It’s funny, light and humorous — but something turned me off here. Maybe it’s all the really, really annoying talk about Cal feeding Min and how she gets this “rapturous” look on her face when she bites into a donut. Um? I know the girl is starving herself to fit into a bridesmaid’s dress for her annoying little sister’s wedding, but come on. Donuts? Really?

Plus, I still feel like it’s a big joke somehow. Cal seems hot, but still like a jerk. And there’s constant talk about Min being plain, ordinary, non-descript, heavy, etc., and I think — is this a prank? Is the bet really still on? Cal doesn’t think it is, but obviously . . . it is. Plus, the constant shoe talk irks me. We’re supposed to believe our girl is in a black pantsuit that makes her look like a boxy reverend but she’s wearing high, clear heels with cherries or flowers or something on them? Did she get dressed in the dark?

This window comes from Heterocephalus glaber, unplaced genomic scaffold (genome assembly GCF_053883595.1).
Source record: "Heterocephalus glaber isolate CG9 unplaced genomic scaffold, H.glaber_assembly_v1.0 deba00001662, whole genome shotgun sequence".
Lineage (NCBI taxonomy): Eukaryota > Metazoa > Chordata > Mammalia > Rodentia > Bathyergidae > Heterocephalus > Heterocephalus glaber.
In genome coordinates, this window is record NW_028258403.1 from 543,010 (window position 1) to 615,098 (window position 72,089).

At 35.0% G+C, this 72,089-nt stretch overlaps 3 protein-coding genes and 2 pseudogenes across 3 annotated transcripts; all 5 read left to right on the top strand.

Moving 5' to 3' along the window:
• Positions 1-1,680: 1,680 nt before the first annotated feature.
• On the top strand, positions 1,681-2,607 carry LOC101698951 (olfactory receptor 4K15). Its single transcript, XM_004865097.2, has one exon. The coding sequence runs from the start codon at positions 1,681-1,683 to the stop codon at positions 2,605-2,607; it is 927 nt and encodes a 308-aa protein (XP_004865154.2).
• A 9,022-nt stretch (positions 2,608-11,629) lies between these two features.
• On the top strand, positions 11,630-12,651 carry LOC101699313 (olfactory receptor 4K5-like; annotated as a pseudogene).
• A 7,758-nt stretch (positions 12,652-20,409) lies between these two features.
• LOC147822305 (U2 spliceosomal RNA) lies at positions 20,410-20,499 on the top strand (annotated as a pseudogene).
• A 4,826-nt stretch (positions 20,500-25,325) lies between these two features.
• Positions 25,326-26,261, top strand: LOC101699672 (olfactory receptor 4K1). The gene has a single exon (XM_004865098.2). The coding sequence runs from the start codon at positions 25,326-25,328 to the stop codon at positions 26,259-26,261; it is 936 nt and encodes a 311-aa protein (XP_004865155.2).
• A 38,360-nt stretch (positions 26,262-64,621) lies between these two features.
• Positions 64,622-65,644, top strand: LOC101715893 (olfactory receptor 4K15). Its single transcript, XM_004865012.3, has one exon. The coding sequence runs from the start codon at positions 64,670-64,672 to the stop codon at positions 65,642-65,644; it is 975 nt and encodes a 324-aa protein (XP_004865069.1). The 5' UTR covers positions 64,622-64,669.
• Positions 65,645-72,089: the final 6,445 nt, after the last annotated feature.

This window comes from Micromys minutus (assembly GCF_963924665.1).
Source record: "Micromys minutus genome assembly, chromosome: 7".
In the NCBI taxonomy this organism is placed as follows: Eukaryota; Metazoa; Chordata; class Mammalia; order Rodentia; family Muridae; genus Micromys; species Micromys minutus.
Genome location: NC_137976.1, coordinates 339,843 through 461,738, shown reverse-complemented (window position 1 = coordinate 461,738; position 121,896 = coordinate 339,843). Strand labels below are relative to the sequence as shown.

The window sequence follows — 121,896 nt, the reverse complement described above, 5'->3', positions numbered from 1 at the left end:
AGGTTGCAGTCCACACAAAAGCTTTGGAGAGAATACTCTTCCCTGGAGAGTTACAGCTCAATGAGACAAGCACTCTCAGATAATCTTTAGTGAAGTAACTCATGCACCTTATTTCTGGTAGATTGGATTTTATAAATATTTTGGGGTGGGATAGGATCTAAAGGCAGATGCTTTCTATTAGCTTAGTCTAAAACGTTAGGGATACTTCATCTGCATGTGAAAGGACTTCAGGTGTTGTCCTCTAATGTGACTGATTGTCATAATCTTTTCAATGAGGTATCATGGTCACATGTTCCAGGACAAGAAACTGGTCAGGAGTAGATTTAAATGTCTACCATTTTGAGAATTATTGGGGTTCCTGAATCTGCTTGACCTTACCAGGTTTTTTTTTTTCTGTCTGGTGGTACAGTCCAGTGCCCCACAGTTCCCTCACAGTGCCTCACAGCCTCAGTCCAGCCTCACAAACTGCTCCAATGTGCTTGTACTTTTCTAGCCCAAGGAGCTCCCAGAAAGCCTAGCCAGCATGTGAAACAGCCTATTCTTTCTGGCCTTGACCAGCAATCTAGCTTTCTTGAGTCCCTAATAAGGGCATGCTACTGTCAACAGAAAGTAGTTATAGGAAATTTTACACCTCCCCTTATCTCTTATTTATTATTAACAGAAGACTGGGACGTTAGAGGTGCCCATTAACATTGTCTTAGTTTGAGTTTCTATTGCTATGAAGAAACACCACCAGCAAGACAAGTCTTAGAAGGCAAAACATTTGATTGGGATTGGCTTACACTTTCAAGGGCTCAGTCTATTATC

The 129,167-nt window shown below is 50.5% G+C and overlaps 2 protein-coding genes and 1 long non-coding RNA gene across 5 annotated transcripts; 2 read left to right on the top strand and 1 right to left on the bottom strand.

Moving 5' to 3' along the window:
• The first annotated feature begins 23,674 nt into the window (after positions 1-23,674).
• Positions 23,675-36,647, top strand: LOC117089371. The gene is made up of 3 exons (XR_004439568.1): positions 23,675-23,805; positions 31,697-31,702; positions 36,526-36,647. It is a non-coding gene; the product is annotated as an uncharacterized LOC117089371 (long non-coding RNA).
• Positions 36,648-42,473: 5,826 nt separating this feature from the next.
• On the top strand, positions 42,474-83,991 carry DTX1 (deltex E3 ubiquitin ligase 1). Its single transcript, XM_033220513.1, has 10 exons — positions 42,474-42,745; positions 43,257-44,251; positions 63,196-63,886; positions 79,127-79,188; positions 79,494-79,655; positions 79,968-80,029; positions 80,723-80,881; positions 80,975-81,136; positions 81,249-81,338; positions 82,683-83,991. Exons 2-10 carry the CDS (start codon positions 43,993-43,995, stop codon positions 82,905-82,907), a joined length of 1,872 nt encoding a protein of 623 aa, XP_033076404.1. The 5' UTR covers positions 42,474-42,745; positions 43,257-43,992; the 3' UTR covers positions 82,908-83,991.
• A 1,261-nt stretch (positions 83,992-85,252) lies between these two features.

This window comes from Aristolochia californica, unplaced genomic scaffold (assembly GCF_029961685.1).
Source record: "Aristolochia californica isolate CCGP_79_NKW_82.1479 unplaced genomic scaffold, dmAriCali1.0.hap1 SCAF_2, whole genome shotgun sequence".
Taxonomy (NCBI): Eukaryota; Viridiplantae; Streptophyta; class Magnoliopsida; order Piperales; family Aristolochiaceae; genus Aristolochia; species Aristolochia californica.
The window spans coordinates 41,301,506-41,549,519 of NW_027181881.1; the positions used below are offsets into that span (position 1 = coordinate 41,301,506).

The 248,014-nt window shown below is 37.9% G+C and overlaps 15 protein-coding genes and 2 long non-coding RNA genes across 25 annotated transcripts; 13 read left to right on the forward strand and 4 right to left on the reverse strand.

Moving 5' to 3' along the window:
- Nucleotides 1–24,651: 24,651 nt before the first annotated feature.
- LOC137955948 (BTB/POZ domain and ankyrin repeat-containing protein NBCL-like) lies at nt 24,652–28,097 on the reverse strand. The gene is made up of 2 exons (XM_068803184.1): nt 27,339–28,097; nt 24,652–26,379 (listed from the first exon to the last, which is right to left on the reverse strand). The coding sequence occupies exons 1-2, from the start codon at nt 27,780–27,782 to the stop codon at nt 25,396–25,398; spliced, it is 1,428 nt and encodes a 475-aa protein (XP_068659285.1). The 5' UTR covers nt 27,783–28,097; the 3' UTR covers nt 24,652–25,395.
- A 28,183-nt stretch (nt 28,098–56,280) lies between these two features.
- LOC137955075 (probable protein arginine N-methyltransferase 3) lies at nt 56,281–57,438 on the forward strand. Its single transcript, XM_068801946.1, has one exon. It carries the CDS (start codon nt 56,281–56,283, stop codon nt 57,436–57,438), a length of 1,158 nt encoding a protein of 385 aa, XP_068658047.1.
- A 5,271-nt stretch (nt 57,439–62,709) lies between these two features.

Meh.


Deborah Wiles’ Countdown
Where I stopped: Page 139

Takes place at Andrews Air Force Base, Maryland, which is about fifteen minutes from me — and a place I’ve driven past ten thousand times. With a local angle and awesome time period — the 1950s, when the Cold War touched everything and threats of nuclear attack were commonplace fears — I fully expected to love this one. Kathy at Bermuda Onion gave it a glowing review, and Lord knows I take her opinion seriously.

Maybe I was too old to identify with 12-year-old protagonist Fanny? I don’t want to believe that’s what it was, and yet . . . I don’t know. Another disconnect. It’s a fast read and one that I was originally fascinated by, but somewhere along the line I started picking up other novels rather than crack Countdown open again. And then I was going too long between pages, forgetting what happened, realizing I was ambivalent, etc.